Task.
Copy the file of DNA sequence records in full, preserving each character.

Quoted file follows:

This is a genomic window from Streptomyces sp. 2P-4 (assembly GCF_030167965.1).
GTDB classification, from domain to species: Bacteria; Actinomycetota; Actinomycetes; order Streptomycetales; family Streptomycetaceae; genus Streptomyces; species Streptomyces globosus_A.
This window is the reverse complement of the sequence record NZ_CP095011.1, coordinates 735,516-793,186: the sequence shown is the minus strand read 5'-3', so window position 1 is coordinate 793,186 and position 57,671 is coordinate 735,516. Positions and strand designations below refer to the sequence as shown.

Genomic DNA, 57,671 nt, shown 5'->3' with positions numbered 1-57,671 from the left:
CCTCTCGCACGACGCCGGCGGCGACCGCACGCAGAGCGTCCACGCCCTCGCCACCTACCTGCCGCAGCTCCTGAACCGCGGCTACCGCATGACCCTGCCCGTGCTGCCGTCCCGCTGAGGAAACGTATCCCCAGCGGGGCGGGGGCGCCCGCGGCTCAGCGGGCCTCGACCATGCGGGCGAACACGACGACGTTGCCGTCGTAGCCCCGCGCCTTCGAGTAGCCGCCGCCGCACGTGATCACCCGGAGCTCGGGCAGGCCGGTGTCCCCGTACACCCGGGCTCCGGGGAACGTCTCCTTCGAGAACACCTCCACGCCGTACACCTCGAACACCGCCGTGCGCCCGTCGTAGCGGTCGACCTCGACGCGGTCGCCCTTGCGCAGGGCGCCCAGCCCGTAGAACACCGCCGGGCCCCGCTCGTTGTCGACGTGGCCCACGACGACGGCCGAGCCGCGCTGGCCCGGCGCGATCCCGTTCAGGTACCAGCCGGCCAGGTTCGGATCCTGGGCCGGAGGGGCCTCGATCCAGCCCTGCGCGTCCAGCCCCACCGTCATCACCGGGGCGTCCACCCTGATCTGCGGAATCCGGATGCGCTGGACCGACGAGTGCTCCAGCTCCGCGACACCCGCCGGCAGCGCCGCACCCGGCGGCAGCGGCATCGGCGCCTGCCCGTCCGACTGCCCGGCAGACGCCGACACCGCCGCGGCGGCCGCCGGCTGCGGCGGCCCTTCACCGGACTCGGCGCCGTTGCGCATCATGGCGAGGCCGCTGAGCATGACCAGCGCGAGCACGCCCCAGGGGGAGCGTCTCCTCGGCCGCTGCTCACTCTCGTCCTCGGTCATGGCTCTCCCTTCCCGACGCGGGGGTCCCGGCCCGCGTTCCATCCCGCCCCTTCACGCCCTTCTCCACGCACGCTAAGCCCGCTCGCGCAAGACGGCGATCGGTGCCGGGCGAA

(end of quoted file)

This is a genomic window from Streptomyces sp. 2P-4 (assembly GCF_030167965.1).
GTDB classification, from domain to species: Bacteria; Actinomycetota; Actinomycetes; order Streptomycetales; family Streptomycetaceae; genus Streptomyces; species Streptomyces globosus_A.
This window is the reverse complement of the sequence record NZ_CP095011.1, coordinates 735,516-793,186: the sequence shown is the minus strand read 5'-3', so window position 1 is coordinate 793,186 and position 57,671 is coordinate 735,516. Positions and strand designations below refer to the sequence as shown.

Genomic DNA, 57,671 nt, shown 5'->3' with positions numbered 1-57,671 from the left:
CCTCTCGCACGACGCCGGCGGCGACCGCACGCAGAGCGTCCACGCCCTCGCCACCTACCTGCCGCAGCTCCTGAACCGCGGCTACCGCATGACCCTGCCCGTGCTGCCGTCCCGCTGAGGAAACGTATCCCCAGCGGGGCGGGGGCGCCCGCGGCTCAGCGGGCCTCGACCATGCGGGCGAACACGACGACGTTGCCGTCGTAGCCCCGCGCCTTCGAGTAGCCGCCGCCGCACGTGATCACCCGGAGCTCGGGCAGGCCGGTGTCCCCGTACACCCGGGCTCCGGGGAACGTCTCCTTCGAGAACACCTCCACGCCGTACACCTCGAACACCGCCGTGCGCCCGTCGTAGCGGTCGACCTCGACGCGGTCGCCCTTGCGCAGGGCGCCCAGCCCGTAGAACACCGCCGGGCCCCGCTCGTTGTCGACGTGGCCCACGACGACGGCCGAGCCGCGCTGGCCCGGCGCGATCCCGTTCAGGTACCAGCCGGCCAGGTTCGGATCCTGGGCCGGAGGGGCCTCGATCCAGCCCTGCGCGTCCAGCCCCACCGTCATCACCGGGGCGTCCACCCTGATCTGCGGAATCCGGATGCGCTGGACCGACGAGTGCTCCAGCTCCGCGACACCCGCCGGCAGCGCCGCACCCGGCGGCAGCGGCATCGGCGCCTGCCCGTCCGACTGCCCGGCAGACGCCGACACCGCCGCGGCGGCCGCCGGCTGCGGCGGCCCTTCACCGGACTCGGCGCCGTTGCGCATCATGGCGAGGCCGCTGAGCATGACCAGCGCGAGCACGCCCCAGGGGGAGCGTCTCCTCGGCCGCTGCTCACTCTCGTCCTCGGTCATGGCTCTCCCTTCCCGACGCGGGGGTCCCGGCCCGCGTTCCATCCCGCCCCTTCACGCCCTTCTCCACGCACGCTAAGCCCGCTCGCGCAAGACGGCGATCGGTGCCGGGCGAA